Religion. Traditional Etruscan worship in open-air sanctuaries continued during the Orientalizing period, but new religious practices also arose. Influenced by Greek ideas, Etruscans began using enclosed structures for worship and representing gods in human form. The earliest known temple in Etruria, built around 600 b.c., was excavated at Veio. It took the form of a large house; a distinctive architectural form would not be developed for Etruscan temples until the Archaic period.
Economy. By the Orientalizing period the Etruscan agricultural system was specialized and intensified, allowing farmers to support the growing town population. Drainage and irrigation techniques improved poor land, and new farming technologies, such as ironclad wooden plowshares, allowed farmers to work more efficiently. Farmers exchanged their surplus subsistence and luxury foodstuffs for craft goods.
Craft production became increasingly specialized and intensified during the Orientalizing period. Etruscans were adept at numerous arts and crafts, including pottery, metalworking, and sculpture. Technological improvements, learned from the Greeks, transformed Etruscan pottery production. Potters purified clay, built vessels on the fast wheel, and fired them at high temperatures in closed kilns. As production became more specialized and intensified during this period, pottery forms were increasingly standardized and distributed in a wide area. Bucchero, a kind of tableware with a distinctive gray core, glossy black surface, and stamped or molded decoration, was a famous Etruscan pottery product of the Orientalizing period. Other fine pottery wares included black figure vase painting, produced locally after eastern Greek models.
Metalworking remained an important industry at this time. Bronze was worked into vessels, utensils, armor, furniture, chariots, and carriages. Metalwork ornamentation was inspired by eastern styles, incorporating floral patterns, animals, humans, and divine figures. Etruscan bronze products were exported widely, throughout the Mediterranean and beyond the Alps. Etruria also was famous for jewelry production, particularly ornaments decorated with gold granulation (using fine beads of gold) and filigree (using fine spiral gold and silver wire). Etruscans probably learned these techniques from the Syrians or the Phoenicians.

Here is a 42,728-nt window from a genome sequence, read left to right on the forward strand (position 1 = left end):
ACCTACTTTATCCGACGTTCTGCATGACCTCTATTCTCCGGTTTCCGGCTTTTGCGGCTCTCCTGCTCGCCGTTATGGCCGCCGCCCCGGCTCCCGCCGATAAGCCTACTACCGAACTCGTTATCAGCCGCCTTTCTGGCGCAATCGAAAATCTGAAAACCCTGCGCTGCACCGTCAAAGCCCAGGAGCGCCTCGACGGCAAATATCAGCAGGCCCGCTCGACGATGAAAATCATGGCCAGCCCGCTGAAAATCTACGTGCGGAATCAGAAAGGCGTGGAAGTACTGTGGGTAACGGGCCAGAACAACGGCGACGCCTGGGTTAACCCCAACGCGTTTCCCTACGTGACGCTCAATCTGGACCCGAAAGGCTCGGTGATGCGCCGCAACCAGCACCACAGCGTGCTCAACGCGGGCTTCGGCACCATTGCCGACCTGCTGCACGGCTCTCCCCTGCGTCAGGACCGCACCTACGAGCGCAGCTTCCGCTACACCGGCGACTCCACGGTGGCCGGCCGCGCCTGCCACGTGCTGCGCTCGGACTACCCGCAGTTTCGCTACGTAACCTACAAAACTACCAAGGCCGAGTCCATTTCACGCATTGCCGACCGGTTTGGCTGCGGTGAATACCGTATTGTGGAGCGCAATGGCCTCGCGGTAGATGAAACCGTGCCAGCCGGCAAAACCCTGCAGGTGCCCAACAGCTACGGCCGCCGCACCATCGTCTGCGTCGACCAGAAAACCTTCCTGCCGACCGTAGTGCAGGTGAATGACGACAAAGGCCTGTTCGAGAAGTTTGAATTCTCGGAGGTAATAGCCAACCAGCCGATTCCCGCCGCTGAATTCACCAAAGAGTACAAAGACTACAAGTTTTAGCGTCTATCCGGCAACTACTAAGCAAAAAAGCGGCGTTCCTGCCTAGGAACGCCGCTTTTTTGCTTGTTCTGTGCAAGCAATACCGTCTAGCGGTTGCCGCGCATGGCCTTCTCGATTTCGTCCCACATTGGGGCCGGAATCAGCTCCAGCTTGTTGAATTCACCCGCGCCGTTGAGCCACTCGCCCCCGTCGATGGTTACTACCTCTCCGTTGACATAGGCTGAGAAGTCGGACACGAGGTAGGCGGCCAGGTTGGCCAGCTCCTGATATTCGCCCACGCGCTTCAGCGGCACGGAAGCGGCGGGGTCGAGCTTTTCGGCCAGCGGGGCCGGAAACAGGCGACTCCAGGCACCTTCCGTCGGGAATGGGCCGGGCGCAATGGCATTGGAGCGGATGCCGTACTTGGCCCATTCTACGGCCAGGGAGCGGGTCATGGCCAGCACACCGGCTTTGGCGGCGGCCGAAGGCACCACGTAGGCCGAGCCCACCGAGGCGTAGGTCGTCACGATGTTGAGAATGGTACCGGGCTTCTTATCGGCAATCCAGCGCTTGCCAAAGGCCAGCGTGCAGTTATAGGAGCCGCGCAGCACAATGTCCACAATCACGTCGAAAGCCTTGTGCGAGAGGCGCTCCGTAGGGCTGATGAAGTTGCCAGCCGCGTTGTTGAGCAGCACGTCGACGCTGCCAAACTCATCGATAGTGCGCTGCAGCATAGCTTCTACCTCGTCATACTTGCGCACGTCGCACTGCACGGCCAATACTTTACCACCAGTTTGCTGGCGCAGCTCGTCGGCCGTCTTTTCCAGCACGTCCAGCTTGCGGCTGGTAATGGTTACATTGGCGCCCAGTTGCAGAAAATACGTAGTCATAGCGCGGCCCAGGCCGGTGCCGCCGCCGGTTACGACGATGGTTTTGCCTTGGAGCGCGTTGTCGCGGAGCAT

Trade grew steadily. Beginning in the eighth century, Etruscans had extensive trade contact with eastern Mediterranean cultures, notably Greece and Phoenicia. Recovered shipwrecks were loaded with Etruscan trade goods: pottery and other crafts and amphorae filled with agricultural products, such as pine nuts, wine, and olives. In exchange, the Etruscans imported the eastern luxury goods found in such abundance in aristocratic graves. Etruscan trade was not administered centrally. Instead, many small political units, controlled by the elite, competed on more or less equal terms. The Greeks also established trade towns on the coast of southern Etruria, and Greek craft producers settled permanently to work in Etruria.
ARCHAIC AND CLASSICAL PERIODS
The Etruscan civilization reached its greatest political and economic significance during the Archaic and Classical periods (575–470 b.c. and 470–300 b.c., respectively). During the sixth and fifth centuries b.c., the powerful Etruscan city-states developed and allied themselves in the League of Twelve Cities. The most important Etruscan cities were Cerveteri, Tarquinia, Vulci, Roselle, Vetulonia, Populonium, Veio, Bolsena, Chiusi, Perugia, Cortona, Arezzo, Fiesole, Volterra, and Pisa. (The number of cities in the league varied through time.) Etruscan city-states were autonomous and had their own sociocultural institutions, spheres of influence, and political and economic institutions. Etruscan political organization was generally oligarchic, with important families controlling the territory of individual city-states. A patron-client system linked families within cities and between cities and the countryside.